Dr. Fahim Kibria on ‘Father of Marketing’

Saturday, 4 June 2011 00:00 -     - {{hitsCtrl.values.hits}}

While the local marketing sphere waits with bated breath for the arrival of global marketing guru Professor Philip Kotler, SLIM caught up with Kotler Impact CEO Dr. Fahim Kibria for inside information on the world-renowned marketing guru’s recent work and his much-anticipated visit to Sri Lanka

Q: What is it like working for Professor Phillip Kotler?

A: It is a great honour to be working with the great guru of marketing. It was in the mid-fifties, after receiving his PhD in Econometrics from MIT, that he saw opportunity in the way people idolised great individuals, like John F. Kennedy for example. They look at these idols and follow them; what they wear, what they eat, and how they move. Philip saw this as opportunity and he started developing the concept of marketing as the chief way in which to develop brands; using the four Ps of marketing form the base of every product around the globe today.

Although double my age, he is very fast and works well on his own. From Stanford all the way to Shanghai or Tokyo, and even in Sri Lanka and all around the South Region, it is his books that are referred to when it comes to marketing. So working with a guru like that is a real honour for me and I feel really proud to work for him and never tire of organising his tours around the world. Sri Lanka is very fortunate to have him here for a couple of days.

Q: Professor Kotler is well-accepted in the marketing field and his work has always been contemporary and relevant. What are the projects he is involved in these days?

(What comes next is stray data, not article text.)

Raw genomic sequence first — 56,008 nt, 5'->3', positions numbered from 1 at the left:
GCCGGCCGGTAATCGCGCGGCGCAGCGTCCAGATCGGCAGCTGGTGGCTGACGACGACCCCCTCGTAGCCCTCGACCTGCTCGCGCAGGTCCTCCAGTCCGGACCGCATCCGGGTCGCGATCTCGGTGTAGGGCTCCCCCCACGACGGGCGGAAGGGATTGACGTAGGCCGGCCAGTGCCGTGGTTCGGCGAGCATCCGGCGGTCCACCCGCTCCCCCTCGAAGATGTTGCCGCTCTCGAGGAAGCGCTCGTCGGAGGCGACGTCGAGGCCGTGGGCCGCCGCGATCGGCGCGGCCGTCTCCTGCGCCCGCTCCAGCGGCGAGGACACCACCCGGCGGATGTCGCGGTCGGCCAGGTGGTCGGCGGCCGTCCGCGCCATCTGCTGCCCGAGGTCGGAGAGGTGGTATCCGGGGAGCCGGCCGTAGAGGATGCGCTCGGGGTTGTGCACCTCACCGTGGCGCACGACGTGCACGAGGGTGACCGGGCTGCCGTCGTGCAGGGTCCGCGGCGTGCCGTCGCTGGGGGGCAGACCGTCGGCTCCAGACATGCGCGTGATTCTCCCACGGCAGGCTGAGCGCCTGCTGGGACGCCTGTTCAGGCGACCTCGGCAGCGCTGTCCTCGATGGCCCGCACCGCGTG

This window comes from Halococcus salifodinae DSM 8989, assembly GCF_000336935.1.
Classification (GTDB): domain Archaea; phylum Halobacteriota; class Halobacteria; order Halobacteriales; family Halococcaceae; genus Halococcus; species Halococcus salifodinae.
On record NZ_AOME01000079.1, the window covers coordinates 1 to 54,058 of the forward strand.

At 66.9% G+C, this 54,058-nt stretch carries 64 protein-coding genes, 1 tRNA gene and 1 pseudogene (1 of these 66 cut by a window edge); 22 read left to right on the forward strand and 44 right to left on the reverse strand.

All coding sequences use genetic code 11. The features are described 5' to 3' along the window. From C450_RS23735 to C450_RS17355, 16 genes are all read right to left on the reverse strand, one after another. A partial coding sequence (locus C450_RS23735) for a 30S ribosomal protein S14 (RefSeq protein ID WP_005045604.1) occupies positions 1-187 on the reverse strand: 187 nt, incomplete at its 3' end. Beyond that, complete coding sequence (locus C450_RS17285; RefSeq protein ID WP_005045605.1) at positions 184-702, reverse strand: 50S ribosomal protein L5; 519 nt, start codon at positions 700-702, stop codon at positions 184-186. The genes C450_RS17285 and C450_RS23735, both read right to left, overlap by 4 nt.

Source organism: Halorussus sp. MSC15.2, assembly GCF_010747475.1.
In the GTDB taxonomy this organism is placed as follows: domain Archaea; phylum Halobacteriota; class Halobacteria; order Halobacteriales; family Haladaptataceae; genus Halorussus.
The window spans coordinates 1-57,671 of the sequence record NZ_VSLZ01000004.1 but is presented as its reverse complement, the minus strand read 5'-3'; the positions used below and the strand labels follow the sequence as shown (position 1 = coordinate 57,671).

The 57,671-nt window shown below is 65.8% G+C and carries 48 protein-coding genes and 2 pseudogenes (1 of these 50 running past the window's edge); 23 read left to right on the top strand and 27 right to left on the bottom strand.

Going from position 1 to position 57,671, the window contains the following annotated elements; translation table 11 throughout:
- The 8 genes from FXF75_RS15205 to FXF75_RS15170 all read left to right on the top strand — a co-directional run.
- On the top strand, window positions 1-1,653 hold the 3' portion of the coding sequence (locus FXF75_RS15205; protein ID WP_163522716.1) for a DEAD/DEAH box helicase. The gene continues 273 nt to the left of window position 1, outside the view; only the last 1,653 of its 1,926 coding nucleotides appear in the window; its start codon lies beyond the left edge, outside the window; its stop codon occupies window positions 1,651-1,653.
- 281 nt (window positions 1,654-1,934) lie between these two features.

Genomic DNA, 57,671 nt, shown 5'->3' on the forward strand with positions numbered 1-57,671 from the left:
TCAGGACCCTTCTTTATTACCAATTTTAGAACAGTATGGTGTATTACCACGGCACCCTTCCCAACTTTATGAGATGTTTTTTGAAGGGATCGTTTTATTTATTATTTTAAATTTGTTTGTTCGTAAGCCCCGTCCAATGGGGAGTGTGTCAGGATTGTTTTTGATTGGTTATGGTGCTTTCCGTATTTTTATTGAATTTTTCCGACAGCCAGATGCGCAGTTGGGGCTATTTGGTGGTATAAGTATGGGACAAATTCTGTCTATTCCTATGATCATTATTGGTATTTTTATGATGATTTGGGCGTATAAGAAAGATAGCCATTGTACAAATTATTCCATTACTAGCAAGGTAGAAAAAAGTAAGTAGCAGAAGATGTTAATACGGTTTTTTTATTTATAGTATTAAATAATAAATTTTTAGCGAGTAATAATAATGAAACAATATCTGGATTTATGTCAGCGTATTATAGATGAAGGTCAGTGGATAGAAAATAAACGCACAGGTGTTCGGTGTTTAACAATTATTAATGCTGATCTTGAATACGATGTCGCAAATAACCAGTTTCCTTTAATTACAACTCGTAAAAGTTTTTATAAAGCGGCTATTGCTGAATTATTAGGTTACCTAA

A: It was Professor Kotler who came up with a concept in the ’80s called Marketing 1.2, where he believed that brands should go into the minds of people. Then in the early 2000s he introduced a new concept called Marketing 2.2 where he said that human hope should be involved in brands. Finally, last year he came up with Marketing 3.2, where he said that the human soul should be in the brands.

The souls concept stemmed from the theory of values-driven marketing – where you can take care of global values while taking care of your brands. It’s called corporate social responsibility; if a corporate portfolio is taking care of the community, the consumers or the community will reciprocate simultaneously. The brand will thus be in the souls of human beings, and as consumers they will only stick to that particular brand.

When Saatchi and Saatchi, one of the top adverting agencies around the globe, asked Professor Kotler what they should do next, he told them to open an academy named Lovemarks. They opened the academy in London where they now teach the advertising people of the world the closest ways of getting to the souls of human beings. This theory that was taught to them was also taught by Philip during the last six months to the Top Fortune Companies in Saudi Arabia, Abu Dhabi and Dubai, and it was very-much appreciated and applied to their own systems.

He is now working on a new concept called ‘Innovation through Marketing’; because he doesn’t believe in renovation, but believes that innovation is the wise way to move forward in life. He is an extremely busy man, and I feel that he works for more than the 24 hours there in a day; touring the globe, talking to audiences, writing new books.